Submit or Track your Manuscript LOG-IN

Comparative Study of Crop Water Productivity at Farm Level under Public and Civil Canal Irrigation Systems in Peshawar, Pakistan

Comparative Study of Crop Water Productivity at Farm Level under Public and Civil Canal Irrigation Systems in Peshawar, Pakistan

Rabnawaz1*, Muhammad Jamal Khan2, Tahir Sarwar2, Mohammad Jamal Khan3

1 On-Farm Water Management Department, Govt. of Khyber Pakhtunkhwa, Peshawar; 2 Department of Water Management, The University of Agriculture, Peshawar; 3 Department of Soil and Environmental Sciences, The University of Agriculture, Peshawar,
Pakistan.

ABSTRACT

Agriculture consumes more water than any other human activity. In Pakistan, the contribution of irrigated agriculture is more than 90%, thus the sustainable water supply to meet the food and fibre demand of the ever increasing population is a big challenge. Increase in crop water productivity (CWP) is one of the most important options for sustainable use of water resources in semi-arid environment. A field study was conducted during Rabi 2010-11 and Kharif 2011 crop seasons to compare the CWP of main crops (wheat, sugarcane, maize and tomato) under public and civil canal irrigation systems in Peshawar Valley. For this purpose, 18 farms were selected under public canal system and 13 under civil canal systems. Results revealed that average CWP of wheat, maize, sugarcane and tomato was 0.96, 1.11, 3.31, 3.61 kg m-3 under public and 0.90, 0.77, 2.36, 2.98 kg m-3, under civil system, respectively. In public canal system, the average CWP of the selected crops was 7, 40, 44 and 21% higher than civil canal system, respectively. Low CWP in civil canal system was mainly attributed to over irrigation (because of high water allowance). Quantitative analysis of the yield per unit volume of water applied was carried out using dummy-regression model. The difference in means for maize, sugarcane and tomato crop was found highly significant while in case of wheat it was non-significant. This study concludes that the public system remained more productive with high CWP at farm level for all the major crops. However, there is a great potential for increasing CWP under civil system by rationalizing the water allowance.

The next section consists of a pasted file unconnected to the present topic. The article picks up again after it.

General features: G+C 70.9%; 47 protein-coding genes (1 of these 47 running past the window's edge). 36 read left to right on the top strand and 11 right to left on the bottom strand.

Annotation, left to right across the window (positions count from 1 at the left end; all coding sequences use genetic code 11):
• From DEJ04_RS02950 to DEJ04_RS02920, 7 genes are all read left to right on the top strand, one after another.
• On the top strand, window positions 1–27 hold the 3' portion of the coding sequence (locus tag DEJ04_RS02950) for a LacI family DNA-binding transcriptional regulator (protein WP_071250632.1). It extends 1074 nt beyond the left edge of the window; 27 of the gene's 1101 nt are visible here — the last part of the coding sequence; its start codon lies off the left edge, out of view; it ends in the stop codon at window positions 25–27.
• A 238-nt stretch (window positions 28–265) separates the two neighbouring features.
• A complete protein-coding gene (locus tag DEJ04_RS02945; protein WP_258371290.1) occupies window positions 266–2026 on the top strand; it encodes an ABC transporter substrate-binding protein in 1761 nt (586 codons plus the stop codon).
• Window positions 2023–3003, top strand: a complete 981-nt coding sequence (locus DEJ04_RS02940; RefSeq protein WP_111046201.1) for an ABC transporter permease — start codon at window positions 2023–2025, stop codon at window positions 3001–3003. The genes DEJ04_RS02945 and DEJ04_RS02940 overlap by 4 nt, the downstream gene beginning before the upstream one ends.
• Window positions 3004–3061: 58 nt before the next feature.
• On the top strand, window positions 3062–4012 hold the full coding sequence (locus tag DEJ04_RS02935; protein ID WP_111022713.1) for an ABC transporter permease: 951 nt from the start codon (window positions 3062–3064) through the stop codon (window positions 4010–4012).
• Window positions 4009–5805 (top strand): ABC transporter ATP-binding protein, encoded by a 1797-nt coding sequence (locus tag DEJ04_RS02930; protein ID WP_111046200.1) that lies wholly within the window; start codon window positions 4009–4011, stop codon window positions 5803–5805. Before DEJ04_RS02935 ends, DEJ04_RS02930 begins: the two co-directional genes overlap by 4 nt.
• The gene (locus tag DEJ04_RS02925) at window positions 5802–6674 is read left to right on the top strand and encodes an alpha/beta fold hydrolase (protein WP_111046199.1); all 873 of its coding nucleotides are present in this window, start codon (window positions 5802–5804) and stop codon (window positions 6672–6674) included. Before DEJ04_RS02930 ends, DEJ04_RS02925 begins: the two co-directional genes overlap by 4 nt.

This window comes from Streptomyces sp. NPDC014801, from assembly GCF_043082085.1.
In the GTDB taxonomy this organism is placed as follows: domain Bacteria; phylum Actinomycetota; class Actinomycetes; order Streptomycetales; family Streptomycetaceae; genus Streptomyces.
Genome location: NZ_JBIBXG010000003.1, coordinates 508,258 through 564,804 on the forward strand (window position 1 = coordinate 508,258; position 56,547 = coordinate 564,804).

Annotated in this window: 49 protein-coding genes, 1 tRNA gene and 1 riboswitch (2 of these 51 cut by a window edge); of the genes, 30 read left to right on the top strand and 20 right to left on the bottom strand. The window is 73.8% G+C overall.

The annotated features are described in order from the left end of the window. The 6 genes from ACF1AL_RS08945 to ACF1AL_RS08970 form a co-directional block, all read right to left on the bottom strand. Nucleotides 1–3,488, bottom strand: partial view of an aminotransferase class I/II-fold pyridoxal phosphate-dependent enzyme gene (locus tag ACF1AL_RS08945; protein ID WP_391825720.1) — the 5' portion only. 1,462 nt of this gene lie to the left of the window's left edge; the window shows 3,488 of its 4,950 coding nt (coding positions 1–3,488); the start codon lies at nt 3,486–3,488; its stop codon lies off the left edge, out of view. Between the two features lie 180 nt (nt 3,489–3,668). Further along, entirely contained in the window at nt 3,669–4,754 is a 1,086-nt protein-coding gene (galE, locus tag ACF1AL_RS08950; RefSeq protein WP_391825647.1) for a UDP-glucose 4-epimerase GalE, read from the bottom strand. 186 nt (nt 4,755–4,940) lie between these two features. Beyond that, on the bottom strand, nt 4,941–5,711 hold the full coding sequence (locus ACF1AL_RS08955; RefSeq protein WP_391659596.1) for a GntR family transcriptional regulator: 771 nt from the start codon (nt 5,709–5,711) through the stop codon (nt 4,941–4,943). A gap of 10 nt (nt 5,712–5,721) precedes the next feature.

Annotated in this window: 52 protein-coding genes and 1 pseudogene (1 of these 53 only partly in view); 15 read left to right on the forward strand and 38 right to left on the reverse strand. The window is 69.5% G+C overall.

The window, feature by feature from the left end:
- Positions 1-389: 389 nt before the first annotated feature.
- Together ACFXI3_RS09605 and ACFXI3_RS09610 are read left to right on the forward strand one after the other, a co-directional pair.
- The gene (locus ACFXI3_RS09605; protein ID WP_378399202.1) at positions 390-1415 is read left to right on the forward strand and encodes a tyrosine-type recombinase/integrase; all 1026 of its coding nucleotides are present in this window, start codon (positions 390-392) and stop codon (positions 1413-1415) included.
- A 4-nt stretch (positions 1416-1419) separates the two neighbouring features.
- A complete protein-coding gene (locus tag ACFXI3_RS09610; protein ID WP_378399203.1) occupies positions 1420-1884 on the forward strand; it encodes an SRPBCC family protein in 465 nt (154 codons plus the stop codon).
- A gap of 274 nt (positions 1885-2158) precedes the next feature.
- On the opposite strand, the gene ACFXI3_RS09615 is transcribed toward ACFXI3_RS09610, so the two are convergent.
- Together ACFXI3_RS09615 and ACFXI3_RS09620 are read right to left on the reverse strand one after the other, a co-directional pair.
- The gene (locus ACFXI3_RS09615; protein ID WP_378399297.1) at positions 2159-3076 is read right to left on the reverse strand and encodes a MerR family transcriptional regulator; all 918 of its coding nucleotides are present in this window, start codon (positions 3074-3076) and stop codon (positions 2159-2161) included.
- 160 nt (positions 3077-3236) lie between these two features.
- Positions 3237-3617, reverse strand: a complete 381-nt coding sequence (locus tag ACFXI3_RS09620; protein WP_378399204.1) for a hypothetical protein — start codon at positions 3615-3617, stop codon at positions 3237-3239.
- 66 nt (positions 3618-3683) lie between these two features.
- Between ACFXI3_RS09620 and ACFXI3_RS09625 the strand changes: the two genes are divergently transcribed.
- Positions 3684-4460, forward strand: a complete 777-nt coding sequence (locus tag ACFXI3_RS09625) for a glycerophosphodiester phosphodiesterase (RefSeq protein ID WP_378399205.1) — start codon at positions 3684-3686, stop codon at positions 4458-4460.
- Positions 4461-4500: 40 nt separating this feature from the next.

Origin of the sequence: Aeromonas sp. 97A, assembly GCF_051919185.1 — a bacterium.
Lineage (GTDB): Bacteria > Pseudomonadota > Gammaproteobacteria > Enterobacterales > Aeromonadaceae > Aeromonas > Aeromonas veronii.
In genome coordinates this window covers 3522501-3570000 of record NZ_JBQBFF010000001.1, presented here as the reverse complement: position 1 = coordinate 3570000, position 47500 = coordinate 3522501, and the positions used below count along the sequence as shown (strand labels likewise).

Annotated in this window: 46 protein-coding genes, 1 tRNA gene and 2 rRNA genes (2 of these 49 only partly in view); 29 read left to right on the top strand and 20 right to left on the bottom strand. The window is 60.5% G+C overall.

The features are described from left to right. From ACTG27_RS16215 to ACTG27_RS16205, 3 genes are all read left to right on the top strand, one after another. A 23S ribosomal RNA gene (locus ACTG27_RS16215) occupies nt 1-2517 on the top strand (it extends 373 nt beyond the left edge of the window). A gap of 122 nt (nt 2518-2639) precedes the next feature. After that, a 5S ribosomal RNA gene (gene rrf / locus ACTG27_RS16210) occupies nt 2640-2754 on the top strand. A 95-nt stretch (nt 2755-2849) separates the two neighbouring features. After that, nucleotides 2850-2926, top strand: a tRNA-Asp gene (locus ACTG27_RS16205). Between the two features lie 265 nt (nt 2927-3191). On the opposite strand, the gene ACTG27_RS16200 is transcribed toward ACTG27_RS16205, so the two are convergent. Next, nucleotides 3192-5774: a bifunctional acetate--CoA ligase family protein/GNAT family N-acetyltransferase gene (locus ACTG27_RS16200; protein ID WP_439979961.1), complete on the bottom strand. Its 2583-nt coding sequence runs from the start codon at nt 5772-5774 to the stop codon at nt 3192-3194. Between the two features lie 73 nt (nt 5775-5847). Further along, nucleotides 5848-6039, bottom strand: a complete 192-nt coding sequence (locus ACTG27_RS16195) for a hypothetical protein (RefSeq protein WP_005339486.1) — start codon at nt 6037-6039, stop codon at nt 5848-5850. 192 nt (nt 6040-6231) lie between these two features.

To share on other social networks, click on P-share. What are these?

Sarhad Journal of Agriculture

September

Vol. 35, Iss. 3, Pages 663-1019

Featuring

Click here for more

Subscribe Today

Receive free updates on new articles, opportunities and benefits


Subscribe Unsubscribe